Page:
85. Mrs. WARZAZI (Morocco) said that her country was making great efforts in the field of social development, as exemplified by the establishment in 1987 of the National Institute for Social Action - of which 39.5 per cent of the young trainees were girls - which provided specialized training for posts in local administrations and semi-public and private bodies. In that field, the people of Morocco were themselves playing an active role, through the local communities, by expressing their views on the development of social programmes and the establishment of social services. Similarly, co-operative activities in Morocco were becoming increasingly

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(Mrs. Warzazi. Morocco)
Widespread, particularly in the agricultural and handicrafts sectors, both of which received State assistance. The recent convening in Marrakesh of an international conference of all non-governmental organizations concerned with social welfare throughout the world bore witness to the importance that Morocco attached to that question.
86. Morocco was aware that modern life encouraged societies to cease to have an interest in their young, elderly and handicapped members and it was glad to see that the international community, concerned about their critical situation, had set itself the objective of ensuring their full enjoyment of the rights enshrined in international instruments. However, a reading of the documents before the Third Committee showed that that goal had not been achieved. Her delegation therefore supported most of the recommendations in the reports of the Secretary-General, and welcomed the activities being carried out at all levels to enable those three categories to take their place in society and look forward hopefully and optimistically to life.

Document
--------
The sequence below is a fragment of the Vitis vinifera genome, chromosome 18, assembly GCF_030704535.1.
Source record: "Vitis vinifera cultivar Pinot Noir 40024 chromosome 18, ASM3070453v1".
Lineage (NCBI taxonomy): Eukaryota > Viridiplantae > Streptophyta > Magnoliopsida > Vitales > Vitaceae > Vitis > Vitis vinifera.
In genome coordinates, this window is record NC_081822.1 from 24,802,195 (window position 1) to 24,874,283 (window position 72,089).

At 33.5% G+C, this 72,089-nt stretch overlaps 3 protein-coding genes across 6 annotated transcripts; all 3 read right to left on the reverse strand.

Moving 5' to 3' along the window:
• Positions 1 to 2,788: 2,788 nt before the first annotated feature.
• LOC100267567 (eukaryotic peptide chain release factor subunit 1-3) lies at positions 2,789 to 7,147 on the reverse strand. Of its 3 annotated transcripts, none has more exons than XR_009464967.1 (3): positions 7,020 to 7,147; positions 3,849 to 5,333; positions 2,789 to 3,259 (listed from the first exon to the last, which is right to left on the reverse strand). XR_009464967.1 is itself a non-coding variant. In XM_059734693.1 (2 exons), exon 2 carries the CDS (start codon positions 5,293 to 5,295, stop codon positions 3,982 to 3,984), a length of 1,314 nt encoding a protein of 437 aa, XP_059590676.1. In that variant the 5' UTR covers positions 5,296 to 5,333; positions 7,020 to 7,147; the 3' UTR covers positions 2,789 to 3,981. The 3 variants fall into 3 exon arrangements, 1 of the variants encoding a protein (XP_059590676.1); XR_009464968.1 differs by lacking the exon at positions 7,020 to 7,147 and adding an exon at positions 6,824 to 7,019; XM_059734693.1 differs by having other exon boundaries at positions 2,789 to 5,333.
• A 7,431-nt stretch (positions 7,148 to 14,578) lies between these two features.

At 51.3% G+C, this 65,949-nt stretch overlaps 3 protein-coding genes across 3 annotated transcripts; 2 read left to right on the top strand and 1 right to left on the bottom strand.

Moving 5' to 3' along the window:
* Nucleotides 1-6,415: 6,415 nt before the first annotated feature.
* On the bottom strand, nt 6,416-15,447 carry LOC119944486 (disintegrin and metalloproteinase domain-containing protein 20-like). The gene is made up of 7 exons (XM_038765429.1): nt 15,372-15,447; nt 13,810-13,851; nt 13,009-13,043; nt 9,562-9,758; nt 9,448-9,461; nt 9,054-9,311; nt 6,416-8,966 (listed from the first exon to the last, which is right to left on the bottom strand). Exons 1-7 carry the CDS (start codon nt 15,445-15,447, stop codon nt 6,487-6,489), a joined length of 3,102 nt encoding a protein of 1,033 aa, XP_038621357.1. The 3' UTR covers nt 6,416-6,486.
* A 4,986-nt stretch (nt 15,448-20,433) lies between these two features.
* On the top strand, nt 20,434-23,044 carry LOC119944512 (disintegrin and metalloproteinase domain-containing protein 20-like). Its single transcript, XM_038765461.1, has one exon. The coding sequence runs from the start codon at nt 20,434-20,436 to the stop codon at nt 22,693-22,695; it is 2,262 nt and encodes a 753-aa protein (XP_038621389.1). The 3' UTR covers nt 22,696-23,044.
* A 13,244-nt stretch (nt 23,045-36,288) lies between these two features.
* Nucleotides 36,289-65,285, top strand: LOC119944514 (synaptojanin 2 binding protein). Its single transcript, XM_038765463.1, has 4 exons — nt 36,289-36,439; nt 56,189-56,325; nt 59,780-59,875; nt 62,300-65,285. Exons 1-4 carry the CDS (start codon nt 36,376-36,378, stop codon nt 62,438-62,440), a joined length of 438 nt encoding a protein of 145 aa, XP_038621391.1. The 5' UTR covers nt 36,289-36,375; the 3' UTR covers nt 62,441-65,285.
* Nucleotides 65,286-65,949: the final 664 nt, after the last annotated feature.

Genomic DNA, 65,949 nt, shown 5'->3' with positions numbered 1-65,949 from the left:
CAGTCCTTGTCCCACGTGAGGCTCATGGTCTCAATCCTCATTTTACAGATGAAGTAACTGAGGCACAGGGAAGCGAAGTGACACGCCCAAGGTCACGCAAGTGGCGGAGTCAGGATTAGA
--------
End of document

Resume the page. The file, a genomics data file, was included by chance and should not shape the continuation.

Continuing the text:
B7. Despite difficult economic circumstances, Morocco had embarked on a very important initiative on behalf of young people, the principal component of Moroccan society, 61 per cent of which consisted of young people between 4 and 25 years of age. The organization of cultural, artistic and sports activities for young people, together with seminars where they could express themselves freely, financial support for youth organizations and participation by young Moroccans in various international and regional meetings were different aspects of that initiative. Furthermore, in order to solve the extremely serious problem of youth unemployment, the King of Morocco had announced, in July 1990, the establishment of a national youth employment council, which was seeking to associate all the forward-looking elements in the country in a search for solutions to that problem.
88. Although for the immediate future, because of the composition of the Moroccan population and the respect for family traditions, the situation of the elderly in Morocco did not constitute a particular problem, the Government had nevertheless adopted a series of measures on behalf of the elderly, including the opening of workrooms, the launching of health programmes (to combat hypertension and ophthalmic disease) and the provision of material and financial support to associations of elderly persons.
89. The Dahir (decree) on social protection for the blind was an example of the steps taken by her Government on behalf of the disabled. Vocational training centers and co-operatives had been established to encourage their rehabilitation and integration into society; schools had been built for disabled children and an artificial-limb workshop had been set up at Marrakesh. Lastly, several international marathons had been held in Morocco, at which Moroccan and other disabled sportsmen and women had performed remarkably.
90. It was unfortunate that the world economic situation, aggravated by events in the Gulf, would not allow national Governments to implement the plans of action adopted to improve the living conditions of vulnerable groups on which the